Jack’s pine box follows a pattern. I was inspired by one I saw it in a book on Shaker pieces of treen 40 years back but changed its proportions and some of the details to suit my needs. Since then I have made at least 400 or more of them and sold them regularly when I lived in the USA. For Jack it concludes his foundation course, a course I developed and now put out via either woodworkingmasterclasses.com, commonwoodworking.com, YouTube and here on my blog. These channels replaced my first book to give total visual content for all and it has definitely reversed the unpleasant trend that my craft with hand tools was dying out. It also replaced my one-on-one courses with students attending my workshops though one day, if I live long enough, I will repeat them. I stopped because my workload doubled and even tripled when I took on filming my craft. Had I not taken this step many of the ‘trade secrets’ and less common practices would have been lost.
Woodworking with individuals like Jack, Peter, Hannah and several others in the past are transformative. It’s students over the years, at least 6,500 to date, that enabled me to encapsulate a different lifestyle I engineered to teach and train others. The 25 years of classes meant writing, writing meant writing articles for magazines and then writing my own efforts in manuscripts to include my drawings and so on. The thing is, though I was told at 14 years of age that I could never be educated, I found writing about the things I loved and lived for took me beyond the bench and the vise, the tools on the bench and the wood I so cared about into a new world of discovery. I discovered drawing had much more depth, sentences could be rearranged using more words than school ever taught me.
I study etymology not to get a degree in English but because they have such incredible depth and history. Few words reach the tips of my fingers and the keyboard without my researching the meaning, root, origin. For my woodworking this translates into words such as spokeshave, spike + shave. Not so much spoke as in wheel per se but think chair spindle and ladder rung, chair legs, rails and posts. Not that this discounts wheel spoke, just that it adds in a 100 times more applications than wheels though there are a lot of spokes in carriages and wagons from the past millennia.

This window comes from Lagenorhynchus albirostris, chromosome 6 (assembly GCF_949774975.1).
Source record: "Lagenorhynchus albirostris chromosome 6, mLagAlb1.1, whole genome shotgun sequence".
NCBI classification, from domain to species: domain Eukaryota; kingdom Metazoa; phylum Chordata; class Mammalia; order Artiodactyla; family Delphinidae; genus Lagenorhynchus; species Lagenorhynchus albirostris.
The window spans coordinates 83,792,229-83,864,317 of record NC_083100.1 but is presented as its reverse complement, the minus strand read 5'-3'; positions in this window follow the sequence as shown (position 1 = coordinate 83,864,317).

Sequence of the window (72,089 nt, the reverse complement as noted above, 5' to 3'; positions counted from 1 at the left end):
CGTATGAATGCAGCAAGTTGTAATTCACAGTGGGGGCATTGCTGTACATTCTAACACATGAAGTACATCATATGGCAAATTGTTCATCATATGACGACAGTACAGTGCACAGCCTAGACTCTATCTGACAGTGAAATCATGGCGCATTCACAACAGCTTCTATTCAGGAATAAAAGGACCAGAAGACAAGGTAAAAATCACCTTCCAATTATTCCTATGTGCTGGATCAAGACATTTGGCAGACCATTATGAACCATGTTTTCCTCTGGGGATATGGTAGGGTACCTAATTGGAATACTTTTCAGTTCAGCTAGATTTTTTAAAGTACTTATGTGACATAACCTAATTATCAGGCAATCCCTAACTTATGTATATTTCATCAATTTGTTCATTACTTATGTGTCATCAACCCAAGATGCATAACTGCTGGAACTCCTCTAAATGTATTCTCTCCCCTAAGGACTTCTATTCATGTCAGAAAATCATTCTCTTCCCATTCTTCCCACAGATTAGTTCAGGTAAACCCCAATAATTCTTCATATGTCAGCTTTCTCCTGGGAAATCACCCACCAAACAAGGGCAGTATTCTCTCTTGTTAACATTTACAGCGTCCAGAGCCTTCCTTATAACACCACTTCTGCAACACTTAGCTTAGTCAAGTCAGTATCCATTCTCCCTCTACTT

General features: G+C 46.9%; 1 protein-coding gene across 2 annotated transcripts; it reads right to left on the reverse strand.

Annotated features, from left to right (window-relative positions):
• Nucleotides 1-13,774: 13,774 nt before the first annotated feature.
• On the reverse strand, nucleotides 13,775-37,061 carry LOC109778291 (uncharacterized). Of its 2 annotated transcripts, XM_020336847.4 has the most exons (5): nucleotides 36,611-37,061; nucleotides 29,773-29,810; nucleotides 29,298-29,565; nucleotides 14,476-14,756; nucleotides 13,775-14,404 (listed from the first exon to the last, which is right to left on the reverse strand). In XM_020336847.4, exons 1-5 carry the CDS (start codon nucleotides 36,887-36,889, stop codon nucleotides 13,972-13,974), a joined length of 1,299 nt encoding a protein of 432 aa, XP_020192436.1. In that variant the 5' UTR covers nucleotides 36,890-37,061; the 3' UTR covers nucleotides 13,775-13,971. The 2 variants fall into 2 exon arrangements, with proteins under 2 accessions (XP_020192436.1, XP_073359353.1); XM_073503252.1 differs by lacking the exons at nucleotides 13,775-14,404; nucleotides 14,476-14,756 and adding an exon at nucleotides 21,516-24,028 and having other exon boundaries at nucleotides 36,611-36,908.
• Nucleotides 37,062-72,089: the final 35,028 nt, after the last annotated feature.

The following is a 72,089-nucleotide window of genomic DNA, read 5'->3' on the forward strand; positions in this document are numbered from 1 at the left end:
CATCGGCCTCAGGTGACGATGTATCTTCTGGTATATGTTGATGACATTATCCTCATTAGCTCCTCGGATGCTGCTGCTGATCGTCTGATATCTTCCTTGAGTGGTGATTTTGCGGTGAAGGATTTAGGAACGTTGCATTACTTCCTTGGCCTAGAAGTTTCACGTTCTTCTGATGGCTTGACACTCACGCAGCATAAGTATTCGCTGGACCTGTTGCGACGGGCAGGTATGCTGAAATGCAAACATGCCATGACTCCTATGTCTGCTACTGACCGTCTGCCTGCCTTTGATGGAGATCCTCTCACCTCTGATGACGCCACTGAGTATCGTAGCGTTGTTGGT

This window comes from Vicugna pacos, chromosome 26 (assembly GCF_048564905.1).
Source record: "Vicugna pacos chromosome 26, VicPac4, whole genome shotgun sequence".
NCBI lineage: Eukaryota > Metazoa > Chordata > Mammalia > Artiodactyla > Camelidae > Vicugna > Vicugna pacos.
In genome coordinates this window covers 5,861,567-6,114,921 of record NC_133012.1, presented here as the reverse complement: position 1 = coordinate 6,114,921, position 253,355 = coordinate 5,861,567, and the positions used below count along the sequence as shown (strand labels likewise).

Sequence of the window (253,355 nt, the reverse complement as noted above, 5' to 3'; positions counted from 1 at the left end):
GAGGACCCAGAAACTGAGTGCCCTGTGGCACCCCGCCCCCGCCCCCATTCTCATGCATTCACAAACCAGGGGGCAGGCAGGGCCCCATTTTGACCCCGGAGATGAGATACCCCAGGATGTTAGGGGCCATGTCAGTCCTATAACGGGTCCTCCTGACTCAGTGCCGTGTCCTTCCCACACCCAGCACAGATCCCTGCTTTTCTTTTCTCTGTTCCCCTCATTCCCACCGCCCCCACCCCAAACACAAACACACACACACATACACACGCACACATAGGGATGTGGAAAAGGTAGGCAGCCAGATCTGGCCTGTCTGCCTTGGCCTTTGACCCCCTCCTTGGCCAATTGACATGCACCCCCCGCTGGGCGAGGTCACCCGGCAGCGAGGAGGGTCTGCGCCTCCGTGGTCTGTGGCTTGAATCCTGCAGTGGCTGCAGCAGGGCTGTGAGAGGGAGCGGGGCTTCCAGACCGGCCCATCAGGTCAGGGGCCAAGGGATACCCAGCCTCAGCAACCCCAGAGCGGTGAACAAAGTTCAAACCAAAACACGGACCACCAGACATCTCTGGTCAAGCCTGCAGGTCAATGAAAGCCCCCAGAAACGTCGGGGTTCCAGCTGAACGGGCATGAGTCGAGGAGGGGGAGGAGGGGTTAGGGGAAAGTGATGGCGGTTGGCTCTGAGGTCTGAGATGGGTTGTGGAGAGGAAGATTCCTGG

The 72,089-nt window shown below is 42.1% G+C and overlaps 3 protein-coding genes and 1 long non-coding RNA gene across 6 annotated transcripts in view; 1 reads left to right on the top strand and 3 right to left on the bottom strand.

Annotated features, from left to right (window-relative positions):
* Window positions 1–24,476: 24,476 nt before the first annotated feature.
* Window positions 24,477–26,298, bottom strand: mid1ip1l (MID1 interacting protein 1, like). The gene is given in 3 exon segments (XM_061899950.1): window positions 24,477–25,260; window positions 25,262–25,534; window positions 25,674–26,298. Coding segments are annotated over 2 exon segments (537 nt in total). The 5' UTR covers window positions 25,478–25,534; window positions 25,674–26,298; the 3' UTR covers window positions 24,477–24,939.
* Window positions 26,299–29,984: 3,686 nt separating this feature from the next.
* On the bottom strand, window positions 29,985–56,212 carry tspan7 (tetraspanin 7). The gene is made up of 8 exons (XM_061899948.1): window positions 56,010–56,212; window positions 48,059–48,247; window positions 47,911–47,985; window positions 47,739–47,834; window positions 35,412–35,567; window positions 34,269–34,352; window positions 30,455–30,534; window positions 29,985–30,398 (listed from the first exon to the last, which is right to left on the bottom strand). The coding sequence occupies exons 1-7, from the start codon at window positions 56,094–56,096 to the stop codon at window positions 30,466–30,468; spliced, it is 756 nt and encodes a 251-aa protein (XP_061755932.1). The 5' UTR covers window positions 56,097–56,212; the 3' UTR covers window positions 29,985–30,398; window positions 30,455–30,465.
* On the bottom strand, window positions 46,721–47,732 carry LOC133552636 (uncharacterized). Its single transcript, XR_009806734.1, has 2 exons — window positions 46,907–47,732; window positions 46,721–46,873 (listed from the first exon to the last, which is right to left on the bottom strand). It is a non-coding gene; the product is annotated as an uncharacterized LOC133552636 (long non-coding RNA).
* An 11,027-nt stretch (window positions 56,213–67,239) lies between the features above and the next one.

So, my life has and still is unfolding with new days filled with not just interesting things but, and I think much more importantly, meaning. You see, I may have had the odd detour to distract me occasionally, but I have kept pretty well on track in my love of woodworking and everything surrounding it. I’m not so much interested in reading about it or even just watching it but the doing of it. That small split still intrigues me. The splitting of an 18″ log eight feet along its length is unmistakably log-split. Then the split-cutting of tenons in pine or differently in oak and cherry and ash. Each its own sound is like musical nots in my ear. They are indeed recorded there to such a degree that I can usually tell when my student is splitting one wood or another.
This was Jack’s 2nd dovetailed project with one or two practice corners to preface the single dovetail and the double. It’s not that long when my other apprentices through the years completed their multiple dovetails in a larger project like a tool chest. Considering this is Jack’s first double dovetailed project, and all of the dovetails were remarkably well fitting, I can see that he is on the path to a remarkable future as woodworker and furniture maker should he want to pursue such a thing. The trick now is see what we can do to allow it to unfold as it should. What made Jack transfer to woodworking after gaining a degree in IT? It was a chain of events that would take another blog to answer.